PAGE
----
The results of their study show that the valuation error in the DCF method is tremendous. Defined as the ratio of estimated value to actual value (i.e., (Estimated value)⁄(Market value)), it ranges from 17.6 % to 259 %. As well, only 25 % of the estimated values are within a range of 15 % of the actual market values. These extreme deviations cannot be solely due to lack of information or strategic biases in the cash flows, as they state. But rather because the distress was not fully incorporated in the valuation process.
As now found out, financial distress has an impact on the two relevant input parameters in DCF valuation, the expected cash flows and the appropriate discount rate. In consequence, both parameters can be modified in the DCF model to reflect the effects of financial distress. The second approach to fully incorporate financial distress is to deal with financial distress separately. Both methods are introduced in a framework by Damodaran (2006) and will be further assessed in this section.
Modification of the DCF model
Adjust future cash flows
First of all, the expected cash flows must be estimated correctly, meaning that the probability of financial distress must be included. Damodaran (2006) gives a short introduction on how to do so, which will be depicted in the following section. In order to reflect the full extent of financial distress, every possible scenario with a different likelihood of financial distress would have to be considered when calculating the expected cash flow. This must be done every year, when future cash flows occur, since every future cash flow and the probability of financial distress may change from year to year. He gives the formula as follows:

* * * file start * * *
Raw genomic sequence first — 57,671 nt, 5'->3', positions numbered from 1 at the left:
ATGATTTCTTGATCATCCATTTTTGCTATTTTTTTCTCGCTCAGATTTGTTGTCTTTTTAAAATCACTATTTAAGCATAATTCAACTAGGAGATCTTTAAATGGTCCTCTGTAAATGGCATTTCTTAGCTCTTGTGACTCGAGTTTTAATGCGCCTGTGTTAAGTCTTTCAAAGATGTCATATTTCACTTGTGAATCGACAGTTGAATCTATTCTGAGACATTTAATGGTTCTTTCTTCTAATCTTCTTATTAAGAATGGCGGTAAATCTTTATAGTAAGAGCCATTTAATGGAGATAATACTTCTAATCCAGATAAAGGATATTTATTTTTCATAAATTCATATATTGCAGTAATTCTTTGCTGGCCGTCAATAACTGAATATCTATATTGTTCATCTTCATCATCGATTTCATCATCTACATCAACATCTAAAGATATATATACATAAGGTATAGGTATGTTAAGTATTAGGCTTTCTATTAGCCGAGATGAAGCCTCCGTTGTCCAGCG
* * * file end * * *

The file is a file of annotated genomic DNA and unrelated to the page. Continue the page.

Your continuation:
〖Expected cash flow〗_t=∑_(j=1)^(j=n)▒〖π_jt*〖Cash flow〗_jt 〗
Where πjt is the probability of scenario j in period t and Cash flowjt is the certain cash flow in scenario j in period t. The sum of all scenarios then gives the expected cash flow for that period.
However, it is highly difficult to consider every possible scenario. Therefore, the formula is simplified towards only considering two scenarios. These are the going concern and the distress scenario. In the going concern scenario, expected growth rates and cash flows, which are estimated under the assumption the firm will survive, are used. IN contrast, in the distress scenario, the assumption is made that the firm is liquidated. The formula then looks like this: